The skies over the Magic Kingdom and Epcot will once again explode with fireworks starting July 1.
Before the parks closed in March 2020 in response to the coronavirus pandemic, Disney spent an estimated $50,000 or more per day on fireworks, often adding LED lights, drones and video projections to give the day’s finale even more bang for the buck.
But when the attractions reopened last July, they did so without pyrotechnics and parades to discourage big crowds from gathering.
The “Happily Ever After” show will return to the Magic Kingdom. It includes characters and music from a wide array of Disney films, along with high-tech projection mapping across Cinderella Castle. There will be fireworks launched over the newly decorated castle, which underwent a sparkly makeover this year in anticipation of Disney World’s 50th-anniversary celebration in October.
“Epcot Forever,” which debuted in October of 2019, will also return on July 1. It features theme songs from past attractions, a voiceover by Walt Disney and special-effects kites that light up and emit pyrotechnics as they fly across the lagoon. That show is taking up the slot before the park unveils “HarmoniUS,” a high-tech show promised as “the largest nighttime spectacular ever created for a Disney park.”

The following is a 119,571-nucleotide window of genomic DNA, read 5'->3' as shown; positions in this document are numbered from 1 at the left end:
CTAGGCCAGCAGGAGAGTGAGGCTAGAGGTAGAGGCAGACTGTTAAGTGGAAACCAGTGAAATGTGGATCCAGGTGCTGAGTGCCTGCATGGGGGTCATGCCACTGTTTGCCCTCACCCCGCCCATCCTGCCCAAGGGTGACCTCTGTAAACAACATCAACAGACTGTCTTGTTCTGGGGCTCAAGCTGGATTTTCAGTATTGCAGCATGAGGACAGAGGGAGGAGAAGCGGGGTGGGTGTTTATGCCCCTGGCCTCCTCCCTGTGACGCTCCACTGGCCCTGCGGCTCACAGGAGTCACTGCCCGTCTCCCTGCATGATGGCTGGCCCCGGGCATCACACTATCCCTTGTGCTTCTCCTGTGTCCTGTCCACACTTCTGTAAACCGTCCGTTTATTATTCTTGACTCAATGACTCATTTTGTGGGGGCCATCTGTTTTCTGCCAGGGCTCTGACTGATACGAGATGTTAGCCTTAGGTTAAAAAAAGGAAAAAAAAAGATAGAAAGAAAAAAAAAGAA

Busch Gardens brought back fireworks on the weekends for its Summer Nights programming that began May 28. This week, the Tampa theme park upped the frequency, running its new end-of-night show “Spark” every night through Aug. 8.
Industry experts have observed that it’s a smart investment for the theme parks to spend thousands on nighttime spectaculars, which encourage the crowds to linger and maybe shop or grab something to eat.
The decision was the latest move by Disney to lift restrictions implemented to stop the spread of COVID-19. Just this week, face masks were made optional for visitors who are vaccinated, and the parks have eased their crowd capacity limits.
Disney World continues to require date-specific reservations for park admission. And all visitors, whether vaccinated or not, are still being required to wear face coverings on buses, monorails and the resort’s aerial gondola.
“As we continue to see more communities adjust and ease COVID-19 guidelines, there’s a new sense of optimism with many positive signs moving forward,” Disney said in a post on its official parks blog. “We’re encouraged by it too, seeing more families making travel plans, friends dining out together more often and more Americans returning to work. And at Disney theme parks, we’re gradually bringing back more of our beloved park experiences.”